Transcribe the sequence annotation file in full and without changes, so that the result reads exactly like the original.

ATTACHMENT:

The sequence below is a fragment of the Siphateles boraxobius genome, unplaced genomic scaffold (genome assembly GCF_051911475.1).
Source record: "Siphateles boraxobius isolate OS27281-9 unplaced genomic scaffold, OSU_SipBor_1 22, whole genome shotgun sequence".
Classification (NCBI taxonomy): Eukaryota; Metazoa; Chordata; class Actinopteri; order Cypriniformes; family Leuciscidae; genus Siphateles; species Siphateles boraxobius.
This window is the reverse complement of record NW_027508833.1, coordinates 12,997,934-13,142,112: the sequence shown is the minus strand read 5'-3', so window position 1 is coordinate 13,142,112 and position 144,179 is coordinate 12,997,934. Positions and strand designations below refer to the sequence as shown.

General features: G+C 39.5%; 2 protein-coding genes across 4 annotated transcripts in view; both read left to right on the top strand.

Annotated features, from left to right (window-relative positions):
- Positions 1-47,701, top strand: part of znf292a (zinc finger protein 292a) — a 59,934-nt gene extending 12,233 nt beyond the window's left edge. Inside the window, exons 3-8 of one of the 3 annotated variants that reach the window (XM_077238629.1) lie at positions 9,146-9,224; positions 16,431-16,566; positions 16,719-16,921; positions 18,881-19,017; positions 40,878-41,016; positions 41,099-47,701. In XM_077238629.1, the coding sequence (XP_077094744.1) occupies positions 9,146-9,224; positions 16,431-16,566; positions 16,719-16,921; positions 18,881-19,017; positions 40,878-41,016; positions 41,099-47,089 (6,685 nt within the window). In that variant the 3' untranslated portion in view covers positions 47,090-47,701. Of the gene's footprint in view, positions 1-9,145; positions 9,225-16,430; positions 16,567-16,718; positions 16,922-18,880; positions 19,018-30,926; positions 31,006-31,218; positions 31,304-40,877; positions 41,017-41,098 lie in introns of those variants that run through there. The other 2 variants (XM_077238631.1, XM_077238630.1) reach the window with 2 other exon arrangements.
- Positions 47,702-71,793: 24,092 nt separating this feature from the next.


The sequence below is a fragment of the Siphateles boraxobius genome, unplaced genomic scaffold (genome assembly GCF_051911475.1).
Source record: "Siphateles boraxobius isolate OS27281-9 unplaced genomic scaffold, OSU_SipBor_1 22, whole genome shotgun sequence".
Classification (NCBI taxonomy): Eukaryota; Metazoa; Chordata; class Actinopteri; order Cypriniformes; family Leuciscidae; genus Siphateles; species Siphateles boraxobius.
This window is the reverse complement of record NW_027508833.1, coordinates 12,997,934-13,142,112: the sequence shown is the minus strand read 5'-3', so window position 1 is coordinate 13,142,112 and position 144,179 is coordinate 12,997,934. Positions and strand designations below refer to the sequence as shown.

General features: G+C 39.5%; 2 protein-coding genes across 4 annotated transcripts in view; both read left to right on the top strand.

Annotated features, from left to right (window-relative positions):
- Positions 1-47,701, top strand: part of znf292a (zinc finger protein 292a) — a 59,934-nt gene extending 12,233 nt beyond the window's left edge. Inside the window, exons 3-8 of one of the 3 annotated variants that reach the window (XM_077238629.1) lie at positions 9,146-9,224; positions 16,431-16,566; positions 16,719-16,921; positions 18,881-19,017; positions 40,878-41,016; positions 41,099-47,701. In XM_077238629.1, the coding sequence (XP_077094744.1) occupies positions 9,146-9,224; positions 16,431-16,566; positions 16,719-16,921; positions 18,881-19,017; positions 40,878-41,016; positions 41,099-47,089 (6,685 nt within the window). In that variant the 3' untranslated portion in view covers positions 47,090-47,701. Of the gene's footprint in view, positions 1-9,145; positions 9,225-16,430; positions 16,567-16,718; positions 16,922-18,880; positions 19,018-30,926; positions 31,006-31,218; positions 31,304-40,877; positions 41,017-41,098 lie in introns of those variants that run through there. The other 2 variants (XM_077238631.1, XM_077238630.1) reach the window with 2 other exon arrangements.
- Positions 47,702-71,793: 24,092 nt separating this feature from the next.